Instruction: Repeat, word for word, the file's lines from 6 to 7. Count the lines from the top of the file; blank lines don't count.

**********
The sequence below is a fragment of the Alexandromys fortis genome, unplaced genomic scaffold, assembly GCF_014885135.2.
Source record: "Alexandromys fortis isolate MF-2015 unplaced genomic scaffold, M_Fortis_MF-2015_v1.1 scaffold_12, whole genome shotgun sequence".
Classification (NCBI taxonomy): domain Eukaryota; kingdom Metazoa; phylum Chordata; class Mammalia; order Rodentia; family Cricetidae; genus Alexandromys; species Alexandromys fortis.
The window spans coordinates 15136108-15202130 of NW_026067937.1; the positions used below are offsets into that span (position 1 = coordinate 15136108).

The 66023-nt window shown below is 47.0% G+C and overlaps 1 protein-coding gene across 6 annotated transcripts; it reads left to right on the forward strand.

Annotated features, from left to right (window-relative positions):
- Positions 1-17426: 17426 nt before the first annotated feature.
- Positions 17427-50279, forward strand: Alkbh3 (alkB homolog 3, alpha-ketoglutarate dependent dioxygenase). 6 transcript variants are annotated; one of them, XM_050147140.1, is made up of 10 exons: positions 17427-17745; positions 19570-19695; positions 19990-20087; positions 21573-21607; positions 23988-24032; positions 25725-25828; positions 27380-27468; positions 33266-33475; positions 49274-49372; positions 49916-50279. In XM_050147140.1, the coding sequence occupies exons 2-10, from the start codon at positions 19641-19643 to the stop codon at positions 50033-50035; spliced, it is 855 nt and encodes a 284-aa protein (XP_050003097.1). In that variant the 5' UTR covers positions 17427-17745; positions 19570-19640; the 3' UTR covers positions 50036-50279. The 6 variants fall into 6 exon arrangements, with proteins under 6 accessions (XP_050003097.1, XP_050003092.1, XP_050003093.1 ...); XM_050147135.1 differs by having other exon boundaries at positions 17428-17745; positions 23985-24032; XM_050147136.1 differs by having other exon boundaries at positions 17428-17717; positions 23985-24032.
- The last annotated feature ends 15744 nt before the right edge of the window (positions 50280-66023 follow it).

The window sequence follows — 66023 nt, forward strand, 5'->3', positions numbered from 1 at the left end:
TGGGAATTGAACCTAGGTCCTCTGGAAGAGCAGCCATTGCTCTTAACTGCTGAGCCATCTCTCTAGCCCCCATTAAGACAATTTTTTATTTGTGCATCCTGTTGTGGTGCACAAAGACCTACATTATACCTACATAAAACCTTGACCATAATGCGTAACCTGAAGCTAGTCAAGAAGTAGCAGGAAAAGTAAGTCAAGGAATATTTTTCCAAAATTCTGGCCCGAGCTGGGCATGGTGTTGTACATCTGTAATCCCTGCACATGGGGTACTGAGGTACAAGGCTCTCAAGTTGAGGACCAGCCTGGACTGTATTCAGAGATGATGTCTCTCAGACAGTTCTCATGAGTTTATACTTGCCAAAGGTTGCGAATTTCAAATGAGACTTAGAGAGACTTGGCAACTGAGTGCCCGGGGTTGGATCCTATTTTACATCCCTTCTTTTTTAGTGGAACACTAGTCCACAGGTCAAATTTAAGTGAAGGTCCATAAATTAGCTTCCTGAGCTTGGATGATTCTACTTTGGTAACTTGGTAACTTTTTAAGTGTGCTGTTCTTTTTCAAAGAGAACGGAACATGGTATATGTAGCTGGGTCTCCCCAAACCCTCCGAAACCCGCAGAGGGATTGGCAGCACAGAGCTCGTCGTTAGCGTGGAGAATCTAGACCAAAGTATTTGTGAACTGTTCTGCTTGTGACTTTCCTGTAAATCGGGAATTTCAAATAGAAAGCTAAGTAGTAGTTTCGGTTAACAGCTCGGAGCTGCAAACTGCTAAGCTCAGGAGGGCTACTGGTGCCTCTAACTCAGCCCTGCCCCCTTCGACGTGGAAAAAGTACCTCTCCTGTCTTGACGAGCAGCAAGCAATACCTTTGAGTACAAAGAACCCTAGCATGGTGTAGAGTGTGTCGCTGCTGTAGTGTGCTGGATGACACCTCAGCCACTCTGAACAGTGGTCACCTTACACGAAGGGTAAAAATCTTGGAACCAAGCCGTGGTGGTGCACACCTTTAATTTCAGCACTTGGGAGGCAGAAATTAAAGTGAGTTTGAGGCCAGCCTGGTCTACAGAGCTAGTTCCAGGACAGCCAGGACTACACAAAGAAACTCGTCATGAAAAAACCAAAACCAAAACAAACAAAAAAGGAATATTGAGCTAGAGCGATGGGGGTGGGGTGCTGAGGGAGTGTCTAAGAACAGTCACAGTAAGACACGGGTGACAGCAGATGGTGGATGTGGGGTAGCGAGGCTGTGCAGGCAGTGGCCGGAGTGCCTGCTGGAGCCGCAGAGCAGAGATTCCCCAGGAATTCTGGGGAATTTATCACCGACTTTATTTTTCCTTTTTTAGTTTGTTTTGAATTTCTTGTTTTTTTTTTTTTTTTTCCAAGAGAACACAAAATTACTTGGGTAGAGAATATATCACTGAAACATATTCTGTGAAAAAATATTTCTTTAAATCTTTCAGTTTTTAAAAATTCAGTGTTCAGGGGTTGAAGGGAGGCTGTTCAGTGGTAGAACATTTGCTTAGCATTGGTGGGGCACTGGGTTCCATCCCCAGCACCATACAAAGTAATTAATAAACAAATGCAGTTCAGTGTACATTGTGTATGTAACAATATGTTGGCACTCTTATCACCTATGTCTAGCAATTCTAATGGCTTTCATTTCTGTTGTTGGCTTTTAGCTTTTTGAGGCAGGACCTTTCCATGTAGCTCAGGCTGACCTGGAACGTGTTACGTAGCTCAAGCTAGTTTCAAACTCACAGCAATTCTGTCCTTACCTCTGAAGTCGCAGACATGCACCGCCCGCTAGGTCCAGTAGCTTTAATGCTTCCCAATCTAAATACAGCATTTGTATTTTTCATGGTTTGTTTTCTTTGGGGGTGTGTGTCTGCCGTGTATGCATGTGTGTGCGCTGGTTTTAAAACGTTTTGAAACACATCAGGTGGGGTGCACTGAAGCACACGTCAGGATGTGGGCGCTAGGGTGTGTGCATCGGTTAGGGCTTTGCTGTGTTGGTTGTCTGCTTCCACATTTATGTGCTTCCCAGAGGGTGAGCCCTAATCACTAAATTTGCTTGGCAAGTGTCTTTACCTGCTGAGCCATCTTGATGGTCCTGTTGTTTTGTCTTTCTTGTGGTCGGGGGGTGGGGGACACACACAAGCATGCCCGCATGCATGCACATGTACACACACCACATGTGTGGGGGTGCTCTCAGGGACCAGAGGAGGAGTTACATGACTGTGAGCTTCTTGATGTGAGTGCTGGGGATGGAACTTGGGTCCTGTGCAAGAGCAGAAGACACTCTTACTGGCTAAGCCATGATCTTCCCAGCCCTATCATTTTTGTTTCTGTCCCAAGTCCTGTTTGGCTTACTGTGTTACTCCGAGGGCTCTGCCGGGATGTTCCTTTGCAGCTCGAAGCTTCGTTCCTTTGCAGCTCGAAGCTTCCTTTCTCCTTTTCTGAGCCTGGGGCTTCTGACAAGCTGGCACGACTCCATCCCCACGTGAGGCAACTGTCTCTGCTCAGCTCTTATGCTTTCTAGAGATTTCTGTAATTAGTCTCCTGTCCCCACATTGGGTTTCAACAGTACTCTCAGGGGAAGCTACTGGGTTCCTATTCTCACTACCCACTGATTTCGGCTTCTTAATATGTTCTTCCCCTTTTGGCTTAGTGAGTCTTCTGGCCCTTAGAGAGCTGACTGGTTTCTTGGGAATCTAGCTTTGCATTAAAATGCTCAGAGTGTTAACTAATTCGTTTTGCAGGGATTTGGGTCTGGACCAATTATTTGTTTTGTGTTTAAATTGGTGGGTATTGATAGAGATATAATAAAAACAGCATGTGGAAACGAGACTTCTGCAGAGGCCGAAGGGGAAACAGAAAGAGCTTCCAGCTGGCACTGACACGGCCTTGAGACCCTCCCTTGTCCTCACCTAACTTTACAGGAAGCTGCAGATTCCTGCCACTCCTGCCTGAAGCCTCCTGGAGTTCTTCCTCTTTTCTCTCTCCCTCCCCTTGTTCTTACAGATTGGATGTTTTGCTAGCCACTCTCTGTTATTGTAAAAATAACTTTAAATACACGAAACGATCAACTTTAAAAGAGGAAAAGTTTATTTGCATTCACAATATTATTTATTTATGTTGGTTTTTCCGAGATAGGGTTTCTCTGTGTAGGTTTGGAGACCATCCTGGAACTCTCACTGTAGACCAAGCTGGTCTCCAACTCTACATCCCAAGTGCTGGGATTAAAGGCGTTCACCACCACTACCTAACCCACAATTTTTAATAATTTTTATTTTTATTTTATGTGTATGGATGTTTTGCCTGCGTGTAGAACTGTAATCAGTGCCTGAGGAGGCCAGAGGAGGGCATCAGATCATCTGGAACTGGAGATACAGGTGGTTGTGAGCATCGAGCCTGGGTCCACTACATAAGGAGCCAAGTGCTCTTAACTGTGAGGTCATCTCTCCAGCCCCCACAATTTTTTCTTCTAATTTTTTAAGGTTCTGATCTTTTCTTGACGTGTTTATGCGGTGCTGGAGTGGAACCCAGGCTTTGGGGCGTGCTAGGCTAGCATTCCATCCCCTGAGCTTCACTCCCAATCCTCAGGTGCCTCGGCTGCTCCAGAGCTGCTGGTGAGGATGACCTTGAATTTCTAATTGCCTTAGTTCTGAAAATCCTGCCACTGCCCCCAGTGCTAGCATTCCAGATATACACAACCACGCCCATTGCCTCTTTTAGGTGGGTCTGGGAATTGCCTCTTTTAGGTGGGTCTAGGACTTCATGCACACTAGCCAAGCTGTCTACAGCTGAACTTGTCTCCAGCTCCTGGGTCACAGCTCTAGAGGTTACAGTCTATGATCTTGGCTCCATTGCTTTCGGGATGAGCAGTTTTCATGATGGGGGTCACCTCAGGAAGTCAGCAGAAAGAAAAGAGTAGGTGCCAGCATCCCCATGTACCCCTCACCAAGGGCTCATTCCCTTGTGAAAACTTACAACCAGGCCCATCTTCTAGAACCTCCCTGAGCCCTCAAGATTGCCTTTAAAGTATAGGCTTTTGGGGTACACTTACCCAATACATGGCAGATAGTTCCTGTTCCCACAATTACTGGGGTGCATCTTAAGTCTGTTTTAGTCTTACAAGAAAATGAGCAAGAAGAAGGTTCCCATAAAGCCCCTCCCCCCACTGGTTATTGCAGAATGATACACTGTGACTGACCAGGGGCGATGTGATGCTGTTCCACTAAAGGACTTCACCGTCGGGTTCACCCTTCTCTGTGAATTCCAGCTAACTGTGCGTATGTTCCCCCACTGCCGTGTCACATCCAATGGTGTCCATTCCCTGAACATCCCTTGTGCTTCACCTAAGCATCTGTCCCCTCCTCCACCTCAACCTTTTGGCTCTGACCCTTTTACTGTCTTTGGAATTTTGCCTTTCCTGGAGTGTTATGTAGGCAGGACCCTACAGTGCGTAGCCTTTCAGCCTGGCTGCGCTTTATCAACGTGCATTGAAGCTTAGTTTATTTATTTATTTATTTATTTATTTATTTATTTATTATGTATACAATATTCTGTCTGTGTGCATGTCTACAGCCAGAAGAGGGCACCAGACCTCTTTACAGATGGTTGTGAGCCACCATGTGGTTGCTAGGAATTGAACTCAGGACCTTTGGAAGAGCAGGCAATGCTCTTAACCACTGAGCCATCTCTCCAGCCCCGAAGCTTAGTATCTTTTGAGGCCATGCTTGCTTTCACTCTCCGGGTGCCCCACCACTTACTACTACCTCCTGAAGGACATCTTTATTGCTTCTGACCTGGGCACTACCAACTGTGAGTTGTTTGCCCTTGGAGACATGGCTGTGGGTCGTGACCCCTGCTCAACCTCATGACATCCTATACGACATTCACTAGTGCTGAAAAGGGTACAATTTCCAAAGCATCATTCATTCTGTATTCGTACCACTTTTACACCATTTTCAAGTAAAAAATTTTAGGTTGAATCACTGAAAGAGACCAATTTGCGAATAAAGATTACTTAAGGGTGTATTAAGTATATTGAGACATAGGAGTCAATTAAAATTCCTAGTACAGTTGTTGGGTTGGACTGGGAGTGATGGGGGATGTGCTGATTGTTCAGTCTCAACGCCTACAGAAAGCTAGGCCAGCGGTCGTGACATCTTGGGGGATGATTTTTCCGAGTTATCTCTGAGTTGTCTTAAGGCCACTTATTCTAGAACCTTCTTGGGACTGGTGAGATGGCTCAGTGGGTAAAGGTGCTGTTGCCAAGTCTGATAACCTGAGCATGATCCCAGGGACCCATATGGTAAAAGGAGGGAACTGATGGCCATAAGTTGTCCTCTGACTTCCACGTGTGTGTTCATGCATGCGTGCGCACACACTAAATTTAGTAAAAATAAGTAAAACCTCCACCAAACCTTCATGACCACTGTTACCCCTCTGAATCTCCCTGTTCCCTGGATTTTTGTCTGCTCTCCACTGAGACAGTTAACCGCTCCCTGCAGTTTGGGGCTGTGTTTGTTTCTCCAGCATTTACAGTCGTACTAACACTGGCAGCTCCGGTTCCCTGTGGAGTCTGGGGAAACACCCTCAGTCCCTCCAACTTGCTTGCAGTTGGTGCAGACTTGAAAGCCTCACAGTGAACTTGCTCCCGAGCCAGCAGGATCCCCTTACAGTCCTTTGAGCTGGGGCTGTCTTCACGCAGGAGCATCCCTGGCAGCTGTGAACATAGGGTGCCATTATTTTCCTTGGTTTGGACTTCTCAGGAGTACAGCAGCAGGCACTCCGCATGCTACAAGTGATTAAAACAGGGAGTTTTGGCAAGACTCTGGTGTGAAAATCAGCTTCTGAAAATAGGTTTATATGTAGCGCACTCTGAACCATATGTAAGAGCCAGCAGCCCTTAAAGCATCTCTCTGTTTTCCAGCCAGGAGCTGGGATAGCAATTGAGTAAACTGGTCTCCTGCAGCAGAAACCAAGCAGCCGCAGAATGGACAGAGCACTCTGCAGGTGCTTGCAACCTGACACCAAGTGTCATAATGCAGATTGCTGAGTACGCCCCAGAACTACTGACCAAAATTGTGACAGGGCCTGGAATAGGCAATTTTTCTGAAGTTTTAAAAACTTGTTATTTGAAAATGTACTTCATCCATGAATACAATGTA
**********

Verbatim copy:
Annotated features, from left to right (window-relative positions):
- Positions 1-17426: 17426 nt before the first annotated feature.